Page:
In order to do our work efficiently and effectively we employ a variety of solutions, both high and low-tech. Both of us use BrailleNotes—notetakers with refreshable braille displays, as well as computers with screen readers and speech. Each of the several thousand CDs in our music library is labeled in braille. We also use a complex and sometimes unwieldy system of braille cards to represent the individual songs in our music library, and these cards are often used to group songs into topics and themes. We still use the services of a sighted reader, mostly to process mail and to gain access to necessary CD information—artists, song titles, composers, musicians, etc. More and more, however, we are utilizing Internet sources and securing this information for ourselves.

I have affixed braille labels to many of the controls on various pieces of studio equipment. This isn’t just because I am becoming too old and lazy to memorize the many knobs, dials and toggles but, also because it helps prevent making mistakes while using items like a mixing board, an eight-track digital recorder, CD players, turntables, and a CD recorder. Even so, after many years of struggle—I am at last making the transition to computer-based production of the show, using accessible audio production software. At this time I am working primarily with Sonar, but will probably familiarize myself with Sound Forge and perhaps other similar programs.

Over the years I have also used such devices as an audible VU meter, a tactile stopwatch and an Optical to Tactile Converter (Optacon), which is an electromechanical device that enables blind people to read printed material that has not been transcribed into braille.

Because the show is based around contemporary acoustic music, it is always rewarding to discover new artists or a new recording that is especially good. It is also rewarding to receive a message from a listener who has enjoyed a particular song or program concept. These are just a couple of things we like best about our work. Once in a great while, I listen to one of our shows on the radio and say to myself or to Karen, “That one was pretty darn good, if I do say so myself!”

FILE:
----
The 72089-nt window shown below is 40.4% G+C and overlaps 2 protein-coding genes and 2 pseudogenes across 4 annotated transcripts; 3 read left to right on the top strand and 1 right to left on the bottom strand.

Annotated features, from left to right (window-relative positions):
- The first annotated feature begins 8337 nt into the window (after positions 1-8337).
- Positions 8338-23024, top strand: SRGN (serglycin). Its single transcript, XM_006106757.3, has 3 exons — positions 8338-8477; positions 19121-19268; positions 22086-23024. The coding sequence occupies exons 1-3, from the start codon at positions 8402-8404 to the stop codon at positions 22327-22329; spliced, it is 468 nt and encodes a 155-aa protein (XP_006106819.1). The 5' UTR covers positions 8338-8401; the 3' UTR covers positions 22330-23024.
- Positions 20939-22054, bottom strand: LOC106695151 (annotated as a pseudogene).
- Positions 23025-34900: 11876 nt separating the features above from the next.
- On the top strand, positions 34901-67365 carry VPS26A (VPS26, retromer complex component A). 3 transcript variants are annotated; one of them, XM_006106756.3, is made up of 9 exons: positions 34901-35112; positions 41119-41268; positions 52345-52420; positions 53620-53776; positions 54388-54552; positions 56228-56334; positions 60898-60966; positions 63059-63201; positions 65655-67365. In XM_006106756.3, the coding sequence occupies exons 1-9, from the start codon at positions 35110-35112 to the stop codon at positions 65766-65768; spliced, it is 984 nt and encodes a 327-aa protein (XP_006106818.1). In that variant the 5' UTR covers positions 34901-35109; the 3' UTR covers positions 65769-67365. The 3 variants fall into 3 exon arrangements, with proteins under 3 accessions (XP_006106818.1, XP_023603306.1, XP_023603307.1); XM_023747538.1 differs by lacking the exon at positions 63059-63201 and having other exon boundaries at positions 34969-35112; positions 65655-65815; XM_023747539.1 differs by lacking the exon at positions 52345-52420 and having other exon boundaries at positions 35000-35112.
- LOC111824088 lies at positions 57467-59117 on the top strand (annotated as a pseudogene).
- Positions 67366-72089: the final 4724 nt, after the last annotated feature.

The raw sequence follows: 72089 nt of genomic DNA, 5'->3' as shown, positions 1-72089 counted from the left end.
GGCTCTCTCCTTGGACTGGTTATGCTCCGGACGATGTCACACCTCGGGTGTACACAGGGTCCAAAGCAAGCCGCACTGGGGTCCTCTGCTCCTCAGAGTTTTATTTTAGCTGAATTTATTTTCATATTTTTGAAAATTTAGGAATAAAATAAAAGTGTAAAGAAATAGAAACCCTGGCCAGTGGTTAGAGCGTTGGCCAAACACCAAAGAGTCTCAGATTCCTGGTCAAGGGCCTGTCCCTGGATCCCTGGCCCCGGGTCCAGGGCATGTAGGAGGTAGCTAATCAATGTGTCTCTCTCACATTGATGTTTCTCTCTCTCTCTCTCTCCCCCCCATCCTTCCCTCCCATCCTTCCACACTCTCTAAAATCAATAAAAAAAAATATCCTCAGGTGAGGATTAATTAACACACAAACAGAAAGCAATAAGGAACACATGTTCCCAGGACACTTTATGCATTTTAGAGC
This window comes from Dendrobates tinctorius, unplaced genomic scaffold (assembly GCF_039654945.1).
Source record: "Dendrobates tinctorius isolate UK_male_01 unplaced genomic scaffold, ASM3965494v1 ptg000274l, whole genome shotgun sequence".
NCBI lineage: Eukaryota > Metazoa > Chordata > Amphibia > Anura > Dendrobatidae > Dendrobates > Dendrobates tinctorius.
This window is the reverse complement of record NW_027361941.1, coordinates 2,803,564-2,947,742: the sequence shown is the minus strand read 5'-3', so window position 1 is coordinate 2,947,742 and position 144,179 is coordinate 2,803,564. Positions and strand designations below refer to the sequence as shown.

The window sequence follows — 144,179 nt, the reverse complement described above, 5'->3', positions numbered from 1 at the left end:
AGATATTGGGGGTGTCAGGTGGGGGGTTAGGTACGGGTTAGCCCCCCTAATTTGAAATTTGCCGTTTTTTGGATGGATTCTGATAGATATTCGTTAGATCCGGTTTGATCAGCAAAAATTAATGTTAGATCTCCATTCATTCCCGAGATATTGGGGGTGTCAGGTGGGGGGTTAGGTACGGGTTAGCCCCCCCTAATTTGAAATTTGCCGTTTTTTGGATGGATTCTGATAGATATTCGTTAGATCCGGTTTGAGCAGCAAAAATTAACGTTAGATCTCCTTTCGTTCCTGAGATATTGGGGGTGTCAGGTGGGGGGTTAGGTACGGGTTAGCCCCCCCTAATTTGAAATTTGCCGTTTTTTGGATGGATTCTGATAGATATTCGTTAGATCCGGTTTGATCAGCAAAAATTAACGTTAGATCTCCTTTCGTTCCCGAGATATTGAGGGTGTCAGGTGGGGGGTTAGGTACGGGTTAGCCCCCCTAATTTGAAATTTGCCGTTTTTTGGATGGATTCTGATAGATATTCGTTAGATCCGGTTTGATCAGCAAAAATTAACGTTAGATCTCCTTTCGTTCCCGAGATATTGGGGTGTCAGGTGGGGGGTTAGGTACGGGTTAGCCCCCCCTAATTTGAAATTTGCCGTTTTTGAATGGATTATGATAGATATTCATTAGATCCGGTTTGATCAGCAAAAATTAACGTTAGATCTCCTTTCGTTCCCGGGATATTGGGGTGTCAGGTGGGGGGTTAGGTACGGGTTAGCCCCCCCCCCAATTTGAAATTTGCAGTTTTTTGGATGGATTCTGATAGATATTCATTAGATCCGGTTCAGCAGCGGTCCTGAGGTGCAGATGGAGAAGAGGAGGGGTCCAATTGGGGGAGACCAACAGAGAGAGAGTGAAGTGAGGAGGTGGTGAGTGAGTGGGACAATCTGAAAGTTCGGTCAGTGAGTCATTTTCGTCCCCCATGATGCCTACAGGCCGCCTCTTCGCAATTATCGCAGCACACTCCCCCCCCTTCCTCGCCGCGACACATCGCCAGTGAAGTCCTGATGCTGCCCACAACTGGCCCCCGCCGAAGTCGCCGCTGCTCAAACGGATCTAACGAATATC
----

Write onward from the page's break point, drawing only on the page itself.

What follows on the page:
One of the most dislikable parts of the job, and it is actually more of a frustration than a dislike, is the amount of time and effort that is sometimes required just to get the necessary information about a particular CD. Equally frustrating is the fact that we receive such a volume of new CDs that it becomes virtually impossible to listen to and evaluate all of them. Plus, there is the lack of sufficient air time to play all of the worthy music we receive and maintain in our library. Perhaps, these last two are good problems to have?

I was asked what sort of advice would I give to someone who wants to get into this business. I am always reluctant to give advice, because what has worked for me may not work for someone else. If pressed, however, I might suggest being flexible and willing to modify one’s hopes and aspirations.

I know that a lot of blind people have dreams of “getting into radio.” As a kid, I became one of them. I wanted to be the funny entertaining morning DJ like the ones I enjoyed listening to back in the 1950s and ’60s. As it turned out, though, I didn’t have a particularly good voice for that type of radio. Plus, I wasn’t very funny, and I didn’t much like getting up early in the morning. I also did not have the competitive or aggressive personality that I perceived as being necessary for finding a place in commercial radio. As radio evolved and I discovered new things, I became increasingly interested in public radio as well as in less popular, but more fulfilling genres and styles of music. As a result, I have been able to find a place for myself playing and talking about these styles of music on noncommercial radio. This is not what I had in mind when I first declared that I wanted to be a radio DJ, but I am convinced it has turned out to be much more fulfilling and satisfying than the funny early morning guy ever would have been!

The Contact: Ed McDonald

Listen to Sidetracks on Web Radio:

In addition to being broadcast by West Virginia Public Radio on its network of stations around the state since the fall of 2003, Sidetracks is also heard on networks in Maryland and Virginia as well as the internet. Note: Sidetracks is only available during its broadcast time (Fridays at 8 p.m. EST).

(Note: Photo of Ed McDonald reprinted with permission of West Virginia Public Broadcasting.)